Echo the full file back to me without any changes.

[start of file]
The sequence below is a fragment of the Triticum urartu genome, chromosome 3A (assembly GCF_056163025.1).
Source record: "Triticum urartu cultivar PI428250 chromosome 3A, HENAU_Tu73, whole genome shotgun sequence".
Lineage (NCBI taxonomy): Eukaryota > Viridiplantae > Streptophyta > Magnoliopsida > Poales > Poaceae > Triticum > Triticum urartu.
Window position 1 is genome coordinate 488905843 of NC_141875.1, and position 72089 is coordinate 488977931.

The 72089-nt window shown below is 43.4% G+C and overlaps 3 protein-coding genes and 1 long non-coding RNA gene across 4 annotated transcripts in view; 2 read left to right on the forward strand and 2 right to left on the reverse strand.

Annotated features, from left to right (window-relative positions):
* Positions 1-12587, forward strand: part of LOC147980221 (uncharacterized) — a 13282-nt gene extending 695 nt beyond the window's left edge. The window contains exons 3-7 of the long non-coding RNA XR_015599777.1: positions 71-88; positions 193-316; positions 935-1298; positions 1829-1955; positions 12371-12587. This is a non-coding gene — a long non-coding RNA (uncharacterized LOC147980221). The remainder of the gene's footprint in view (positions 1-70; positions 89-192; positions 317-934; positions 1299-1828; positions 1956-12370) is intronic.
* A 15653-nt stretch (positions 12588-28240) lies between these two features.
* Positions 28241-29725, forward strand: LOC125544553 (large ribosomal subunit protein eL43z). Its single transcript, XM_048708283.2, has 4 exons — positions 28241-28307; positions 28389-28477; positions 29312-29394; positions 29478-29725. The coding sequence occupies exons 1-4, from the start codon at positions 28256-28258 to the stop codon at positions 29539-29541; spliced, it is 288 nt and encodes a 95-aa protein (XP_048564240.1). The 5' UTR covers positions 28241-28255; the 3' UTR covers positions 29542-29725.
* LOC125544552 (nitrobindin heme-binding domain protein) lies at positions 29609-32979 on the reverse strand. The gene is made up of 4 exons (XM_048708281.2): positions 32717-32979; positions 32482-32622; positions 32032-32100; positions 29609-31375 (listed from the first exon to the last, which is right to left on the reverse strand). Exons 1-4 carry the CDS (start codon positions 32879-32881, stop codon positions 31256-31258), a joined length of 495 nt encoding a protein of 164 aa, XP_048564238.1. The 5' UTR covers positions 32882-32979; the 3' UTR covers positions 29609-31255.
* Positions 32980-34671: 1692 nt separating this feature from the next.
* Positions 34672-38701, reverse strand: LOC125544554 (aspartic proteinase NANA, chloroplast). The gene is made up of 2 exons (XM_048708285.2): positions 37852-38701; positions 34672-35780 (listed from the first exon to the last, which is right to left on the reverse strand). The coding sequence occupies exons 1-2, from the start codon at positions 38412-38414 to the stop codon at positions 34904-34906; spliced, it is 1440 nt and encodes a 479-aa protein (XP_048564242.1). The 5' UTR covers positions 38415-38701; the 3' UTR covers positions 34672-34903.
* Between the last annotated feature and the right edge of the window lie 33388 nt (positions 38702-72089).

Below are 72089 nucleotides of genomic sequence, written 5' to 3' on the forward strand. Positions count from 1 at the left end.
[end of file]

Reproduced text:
The sequence below is a fragment of the Triticum urartu genome, chromosome 3A (assembly GCF_056163025.1).
Source record: "Triticum urartu cultivar PI428250 chromosome 3A, HENAU_Tu73, whole genome shotgun sequence".
Lineage (NCBI taxonomy): Eukaryota > Viridiplantae > Streptophyta > Magnoliopsida > Poales > Poaceae > Triticum > Triticum urartu.
Window position 1 is genome coordinate 488905843 of NC_141875.1, and position 72089 is coordinate 488977931.

The 72089-nt window shown below is 43.4% G+C and overlaps 3 protein-coding genes and 1 long non-coding RNA gene across 4 annotated transcripts in view; 2 read left to right on the forward strand and 2 right to left on the reverse strand.

Annotated features, from left to right (window-relative positions):
* Positions 1-12587, forward strand: part of LOC147980221 (uncharacterized) — a 13282-nt gene extending 695 nt beyond the window's left edge. The window contains exons 3-7 of the long non-coding RNA XR_015599777.1: positions 71-88; positions 193-316; positions 935-1298; positions 1829-1955; positions 12371-12587. This is a non-coding gene — a long non-coding RNA (uncharacterized LOC147980221). The remainder of the gene's footprint in view (positions 1-70; positions 89-192; positions 317-934; positions 1299-1828; positions 1956-12370) is intronic.
* A 15653-nt stretch (positions 12588-28240) lies between these two features.
* Positions 28241-29725, forward strand: LOC125544553 (large ribosomal subunit protein eL43z). Its single transcript, XM_048708283.2, has 4 exons — positions 28241-28307; positions 28389-28477; positions 29312-29394; positions 29478-29725. The coding sequence occupies exons 1-4, from the start codon at positions 28256-28258 to the stop codon at positions 29539-29541; spliced, it is 288 nt and encodes a 95-aa protein (XP_048564240.1). The 5' UTR covers positions 28241-28255; the 3' UTR covers positions 29542-29725.
* LOC125544552 (nitrobindin heme-binding domain protein) lies at positions 29609-32979 on the reverse strand. The gene is made up of 4 exons (XM_048708281.2): positions 32717-32979; positions 32482-32622; positions 32032-32100; positions 29609-31375 (listed from the first exon to the last, which is right to left on the reverse strand). Exons 1-4 carry the CDS (start codon positions 32879-32881, stop codon positions 31256-31258), a joined length of 495 nt encoding a protein of 164 aa, XP_048564238.1. The 5' UTR covers positions 32882-32979; the 3' UTR covers positions 29609-31255.
* Positions 32980-34671: 1692 nt separating this feature from the next.
* Positions 34672-38701, reverse strand: LOC125544554 (aspartic proteinase NANA, chloroplast). The gene is made up of 2 exons (XM_048708285.2): positions 37852-38701; positions 34672-35780 (listed from the first exon to the last, which is right to left on the reverse strand). The coding sequence occupies exons 1-2, from the start codon at positions 38412-38414 to the stop codon at positions 34904-34906; spliced, it is 1440 nt and encodes a 479-aa protein (XP_048564242.1). The 5' UTR covers positions 38415-38701; the 3' UTR covers positions 34672-34903.
* Between the last annotated feature and the right edge of the window lie 33388 nt (positions 38702-72089).

Below are 72089 nucleotides of genomic sequence, written 5' to 3' on the forward strand. Positions count from 1 at the left end.